Pilot program raises quality of cardiac care for ethnic populations

Patient Safety Monitor Insider

November 26, 2008

Back in late 2005 the Robert Wood Johnson Foundation introduced Expecting Success and Excellence in Cardiac Care, which was a 29-month pilot aimed at analyzing racial and ethnic disparities in cardiac care, The Robert Wood Johnson Foundation reports. With the help of a toolkit developed by the American Hospital Association’s Health Research and Education Trust affiliate to help with the collection of data on patient’s race, ethnicity, and primary language, the hospitals were extremely successful in the program. Within the 29 months, the hospitals collaboratively increased the proportions of patients receiving all recommended care for heart failure by 37% over two years.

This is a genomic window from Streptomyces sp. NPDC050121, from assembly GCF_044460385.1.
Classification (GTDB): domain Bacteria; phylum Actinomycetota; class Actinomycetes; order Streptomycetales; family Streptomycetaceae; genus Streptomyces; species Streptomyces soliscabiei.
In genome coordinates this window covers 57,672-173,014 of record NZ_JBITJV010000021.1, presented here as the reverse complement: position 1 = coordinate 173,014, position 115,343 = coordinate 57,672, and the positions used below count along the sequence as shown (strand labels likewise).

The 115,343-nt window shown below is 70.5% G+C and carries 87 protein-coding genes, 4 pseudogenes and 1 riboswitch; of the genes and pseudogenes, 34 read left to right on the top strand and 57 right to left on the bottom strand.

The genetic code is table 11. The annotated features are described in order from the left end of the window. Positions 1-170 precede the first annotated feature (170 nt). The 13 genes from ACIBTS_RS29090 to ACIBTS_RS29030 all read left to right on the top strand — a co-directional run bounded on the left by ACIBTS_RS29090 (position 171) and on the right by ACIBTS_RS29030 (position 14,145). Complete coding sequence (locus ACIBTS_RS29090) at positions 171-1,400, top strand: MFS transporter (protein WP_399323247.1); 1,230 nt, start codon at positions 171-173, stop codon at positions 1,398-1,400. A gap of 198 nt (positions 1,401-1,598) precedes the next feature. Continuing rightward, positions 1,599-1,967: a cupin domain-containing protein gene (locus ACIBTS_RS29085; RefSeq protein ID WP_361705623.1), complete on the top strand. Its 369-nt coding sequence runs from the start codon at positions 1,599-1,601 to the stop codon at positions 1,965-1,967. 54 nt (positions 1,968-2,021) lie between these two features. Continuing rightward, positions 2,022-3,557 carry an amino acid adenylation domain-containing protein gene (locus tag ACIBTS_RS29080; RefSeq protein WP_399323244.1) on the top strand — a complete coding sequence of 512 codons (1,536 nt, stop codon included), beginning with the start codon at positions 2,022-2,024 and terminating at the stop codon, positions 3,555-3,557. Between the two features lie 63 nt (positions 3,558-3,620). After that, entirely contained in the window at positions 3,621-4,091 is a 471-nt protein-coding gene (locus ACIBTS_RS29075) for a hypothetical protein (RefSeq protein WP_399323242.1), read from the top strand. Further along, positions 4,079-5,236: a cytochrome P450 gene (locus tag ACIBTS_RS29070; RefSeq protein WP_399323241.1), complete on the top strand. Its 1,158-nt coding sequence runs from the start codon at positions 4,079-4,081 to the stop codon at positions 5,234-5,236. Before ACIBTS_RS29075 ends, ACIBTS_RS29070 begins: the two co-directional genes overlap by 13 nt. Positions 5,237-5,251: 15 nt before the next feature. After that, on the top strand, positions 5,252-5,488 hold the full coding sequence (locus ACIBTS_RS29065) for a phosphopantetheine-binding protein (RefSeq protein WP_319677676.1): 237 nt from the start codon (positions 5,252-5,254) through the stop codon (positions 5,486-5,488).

The program chose 10 hospitals to participate in the pilot and asked the hospitals to develop and share tools for improving cardiac care for African American and Hispanic patients with acute myocardial infarction (AMI) or congestive heart failure. Due to the great success of the program, a toolkit was compiled to offer detailed guidance to other hospitals on the lessons learned throughout the pilot program.

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